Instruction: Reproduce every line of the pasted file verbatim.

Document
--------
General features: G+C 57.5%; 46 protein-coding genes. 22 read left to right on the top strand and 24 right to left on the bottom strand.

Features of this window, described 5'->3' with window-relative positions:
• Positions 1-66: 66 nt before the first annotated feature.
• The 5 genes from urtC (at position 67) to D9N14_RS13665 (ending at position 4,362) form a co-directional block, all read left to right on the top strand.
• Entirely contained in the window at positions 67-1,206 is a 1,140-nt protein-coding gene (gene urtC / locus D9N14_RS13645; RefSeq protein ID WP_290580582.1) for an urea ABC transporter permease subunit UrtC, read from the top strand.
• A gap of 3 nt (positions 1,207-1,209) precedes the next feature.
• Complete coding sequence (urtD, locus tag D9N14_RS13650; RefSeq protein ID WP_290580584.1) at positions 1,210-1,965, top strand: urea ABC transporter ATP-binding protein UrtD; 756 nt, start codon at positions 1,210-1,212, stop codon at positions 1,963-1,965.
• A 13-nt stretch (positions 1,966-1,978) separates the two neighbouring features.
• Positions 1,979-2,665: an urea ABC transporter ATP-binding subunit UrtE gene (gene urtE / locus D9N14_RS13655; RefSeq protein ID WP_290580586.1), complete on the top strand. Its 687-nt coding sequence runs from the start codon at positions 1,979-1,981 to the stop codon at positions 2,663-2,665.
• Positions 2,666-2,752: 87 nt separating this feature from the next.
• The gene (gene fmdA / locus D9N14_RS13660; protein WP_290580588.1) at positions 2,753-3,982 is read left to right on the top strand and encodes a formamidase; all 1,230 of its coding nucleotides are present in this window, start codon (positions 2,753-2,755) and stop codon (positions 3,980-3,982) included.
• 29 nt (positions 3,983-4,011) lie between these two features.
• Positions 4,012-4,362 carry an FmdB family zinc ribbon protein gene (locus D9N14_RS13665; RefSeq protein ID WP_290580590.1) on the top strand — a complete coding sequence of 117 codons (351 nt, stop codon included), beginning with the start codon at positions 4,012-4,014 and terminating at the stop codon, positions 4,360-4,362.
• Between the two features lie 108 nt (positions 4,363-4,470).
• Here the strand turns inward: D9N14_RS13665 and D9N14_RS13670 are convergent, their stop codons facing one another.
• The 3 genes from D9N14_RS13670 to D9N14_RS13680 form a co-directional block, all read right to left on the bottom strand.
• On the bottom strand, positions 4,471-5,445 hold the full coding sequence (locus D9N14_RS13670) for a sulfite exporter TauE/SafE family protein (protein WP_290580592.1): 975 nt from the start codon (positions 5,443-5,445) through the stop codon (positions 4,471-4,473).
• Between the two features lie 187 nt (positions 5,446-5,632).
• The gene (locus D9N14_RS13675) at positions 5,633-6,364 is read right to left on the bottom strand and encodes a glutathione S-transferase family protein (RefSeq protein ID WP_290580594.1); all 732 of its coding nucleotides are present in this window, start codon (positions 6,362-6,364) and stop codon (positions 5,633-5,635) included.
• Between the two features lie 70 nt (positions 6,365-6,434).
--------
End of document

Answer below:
General features: G+C 57.5%; 46 protein-coding genes. 22 read left to right on the top strand and 24 right to left on the bottom strand.

Features of this window, described 5'->3' with window-relative positions:
• Positions 1-66: 66 nt before the first annotated feature.
• The 5 genes from urtC (at position 67) to D9N14_RS13665 (ending at position 4,362) form a co-directional block, all read left to right on the top strand.
• Entirely contained in the window at positions 67-1,206 is a 1,140-nt protein-coding gene (gene urtC / locus D9N14_RS13645; RefSeq protein ID WP_290580582.1) for an urea ABC transporter permease subunit UrtC, read from the top strand.
• A gap of 3 nt (positions 1,207-1,209) precedes the next feature.
• Complete coding sequence (urtD, locus tag D9N14_RS13650; RefSeq protein ID WP_290580584.1) at positions 1,210-1,965, top strand: urea ABC transporter ATP-binding protein UrtD; 756 nt, start codon at positions 1,210-1,212, stop codon at positions 1,963-1,965.
• A 13-nt stretch (positions 1,966-1,978) separates the two neighbouring features.
• Positions 1,979-2,665: an urea ABC transporter ATP-binding subunit UrtE gene (gene urtE / locus D9N14_RS13655; RefSeq protein ID WP_290580586.1), complete on the top strand. Its 687-nt coding sequence runs from the start codon at positions 1,979-1,981 to the stop codon at positions 2,663-2,665.
• Positions 2,666-2,752: 87 nt separating this feature from the next.
• The gene (gene fmdA / locus D9N14_RS13660; protein WP_290580588.1) at positions 2,753-3,982 is read left to right on the top strand and encodes a formamidase; all 1,230 of its coding nucleotides are present in this window, start codon (positions 2,753-2,755) and stop codon (positions 3,980-3,982) included.
• 29 nt (positions 3,983-4,011) lie between these two features.
• Positions 4,012-4,362 carry an FmdB family zinc ribbon protein gene (locus D9N14_RS13665; RefSeq protein ID WP_290580590.1) on the top strand — a complete coding sequence of 117 codons (351 nt, stop codon included), beginning with the start codon at positions 4,012-4,014 and terminating at the stop codon, positions 4,360-4,362.
• Between the two features lie 108 nt (positions 4,363-4,470).
• Here the strand turns inward: D9N14_RS13665 and D9N14_RS13670 are convergent, their stop codons facing one another.
• The 3 genes from D9N14_RS13670 to D9N14_RS13680 form a co-directional block, all read right to left on the bottom strand.
• On the bottom strand, positions 4,471-5,445 hold the full coding sequence (locus D9N14_RS13670) for a sulfite exporter TauE/SafE family protein (protein WP_290580592.1): 975 nt from the start codon (positions 5,443-5,445) through the stop codon (positions 4,471-4,473).
• Between the two features lie 187 nt (positions 5,446-5,632).
• The gene (locus D9N14_RS13675) at positions 5,633-6,364 is read right to left on the bottom strand and encodes a glutathione S-transferase family protein (RefSeq protein ID WP_290580594.1); all 732 of its coding nucleotides are present in this window, start codon (positions 6,362-6,364) and stop codon (positions 5,633-5,635) included.
• Between the two features lie 70 nt (positions 6,365-6,434).